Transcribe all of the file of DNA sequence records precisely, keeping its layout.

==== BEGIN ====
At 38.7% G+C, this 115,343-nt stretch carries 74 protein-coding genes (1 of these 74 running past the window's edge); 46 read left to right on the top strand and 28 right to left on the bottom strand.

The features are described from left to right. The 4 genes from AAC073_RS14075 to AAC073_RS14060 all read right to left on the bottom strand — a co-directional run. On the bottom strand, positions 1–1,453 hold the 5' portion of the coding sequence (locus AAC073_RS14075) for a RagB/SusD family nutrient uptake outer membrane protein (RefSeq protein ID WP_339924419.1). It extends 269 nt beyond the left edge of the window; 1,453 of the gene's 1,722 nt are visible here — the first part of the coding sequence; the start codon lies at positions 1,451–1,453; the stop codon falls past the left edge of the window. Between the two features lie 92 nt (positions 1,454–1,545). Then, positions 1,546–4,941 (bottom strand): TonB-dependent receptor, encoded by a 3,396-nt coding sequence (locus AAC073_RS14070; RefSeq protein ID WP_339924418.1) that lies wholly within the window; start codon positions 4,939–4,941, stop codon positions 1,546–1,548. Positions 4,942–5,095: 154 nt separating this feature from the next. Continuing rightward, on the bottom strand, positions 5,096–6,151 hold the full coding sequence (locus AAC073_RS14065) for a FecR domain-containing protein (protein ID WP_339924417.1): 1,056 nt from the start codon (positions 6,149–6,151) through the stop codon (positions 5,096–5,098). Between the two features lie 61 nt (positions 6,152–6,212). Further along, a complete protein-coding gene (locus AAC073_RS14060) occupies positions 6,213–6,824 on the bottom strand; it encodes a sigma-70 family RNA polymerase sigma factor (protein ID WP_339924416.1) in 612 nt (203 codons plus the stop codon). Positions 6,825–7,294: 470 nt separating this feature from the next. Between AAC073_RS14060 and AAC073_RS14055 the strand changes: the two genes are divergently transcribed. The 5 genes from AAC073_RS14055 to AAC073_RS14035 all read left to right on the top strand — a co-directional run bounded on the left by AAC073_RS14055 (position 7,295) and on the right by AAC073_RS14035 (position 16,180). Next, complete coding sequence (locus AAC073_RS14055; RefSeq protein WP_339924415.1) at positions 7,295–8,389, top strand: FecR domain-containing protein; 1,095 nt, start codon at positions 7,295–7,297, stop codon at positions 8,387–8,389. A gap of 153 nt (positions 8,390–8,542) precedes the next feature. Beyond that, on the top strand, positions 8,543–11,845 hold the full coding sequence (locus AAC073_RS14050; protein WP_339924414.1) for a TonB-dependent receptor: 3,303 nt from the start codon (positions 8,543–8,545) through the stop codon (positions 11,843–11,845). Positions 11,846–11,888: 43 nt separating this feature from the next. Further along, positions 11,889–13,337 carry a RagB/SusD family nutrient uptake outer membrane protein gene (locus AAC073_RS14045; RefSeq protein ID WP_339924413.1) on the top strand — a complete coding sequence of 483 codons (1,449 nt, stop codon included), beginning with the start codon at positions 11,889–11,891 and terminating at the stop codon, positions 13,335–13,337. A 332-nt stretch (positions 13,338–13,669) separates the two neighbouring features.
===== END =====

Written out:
At 38.7% G+C, this 115,343-nt stretch carries 74 protein-coding genes (1 of these 74 running past the window's edge); 46 read left to right on the top strand and 28 right to left on the bottom strand.

The features are described from left to right. The 4 genes from AAC073_RS14075 to AAC073_RS14060 all read right to left on the bottom strand — a co-directional run. On the bottom strand, positions 1–1,453 hold the 5' portion of the coding sequence (locus AAC073_RS14075) for a RagB/SusD family nutrient uptake outer membrane protein (RefSeq protein ID WP_339924419.1). It extends 269 nt beyond the left edge of the window; 1,453 of the gene's 1,722 nt are visible here — the first part of the coding sequence; the start codon lies at positions 1,451–1,453; the stop codon falls past the left edge of the window. Between the two features lie 92 nt (positions 1,454–1,545). Then, positions 1,546–4,941 (bottom strand): TonB-dependent receptor, encoded by a 3,396-nt coding sequence (locus AAC073_RS14070; RefSeq protein ID WP_339924418.1) that lies wholly within the window; start codon positions 4,939–4,941, stop codon positions 1,546–1,548. Positions 4,942–5,095: 154 nt separating this feature from the next. Continuing rightward, on the bottom strand, positions 5,096–6,151 hold the full coding sequence (locus AAC073_RS14065) for a FecR domain-containing protein (protein ID WP_339924417.1): 1,056 nt from the start codon (positions 6,149–6,151) through the stop codon (positions 5,096–5,098). Between the two features lie 61 nt (positions 6,152–6,212). Further along, a complete protein-coding gene (locus AAC073_RS14060) occupies positions 6,213–6,824 on the bottom strand; it encodes a sigma-70 family RNA polymerase sigma factor (protein ID WP_339924416.1) in 612 nt (203 codons plus the stop codon). Positions 6,825–7,294: 470 nt separating this feature from the next. Between AAC073_RS14060 and AAC073_RS14055 the strand changes: the two genes are divergently transcribed. The 5 genes from AAC073_RS14055 to AAC073_RS14035 all read left to right on the top strand — a co-directional run bounded on the left by AAC073_RS14055 (position 7,295) and on the right by AAC073_RS14035 (position 16,180). Next, complete coding sequence (locus AAC073_RS14055; RefSeq protein WP_339924415.1) at positions 7,295–8,389, top strand: FecR domain-containing protein; 1,095 nt, start codon at positions 7,295–7,297, stop codon at positions 8,387–8,389. A gap of 153 nt (positions 8,390–8,542) precedes the next feature. Beyond that, on the top strand, positions 8,543–11,845 hold the full coding sequence (locus AAC073_RS14050; protein WP_339924414.1) for a TonB-dependent receptor: 3,303 nt from the start codon (positions 8,543–8,545) through the stop codon (positions 11,843–11,845). Positions 11,846–11,888: 43 nt separating this feature from the next. Further along, positions 11,889–13,337 carry a RagB/SusD family nutrient uptake outer membrane protein gene (locus AAC073_RS14045; RefSeq protein ID WP_339924413.1) on the top strand — a complete coding sequence of 483 codons (1,449 nt, stop codon included), beginning with the start codon at positions 11,889–11,891 and terminating at the stop codon, positions 13,335–13,337. A 332-nt stretch (positions 13,338–13,669) separates the two neighbouring features.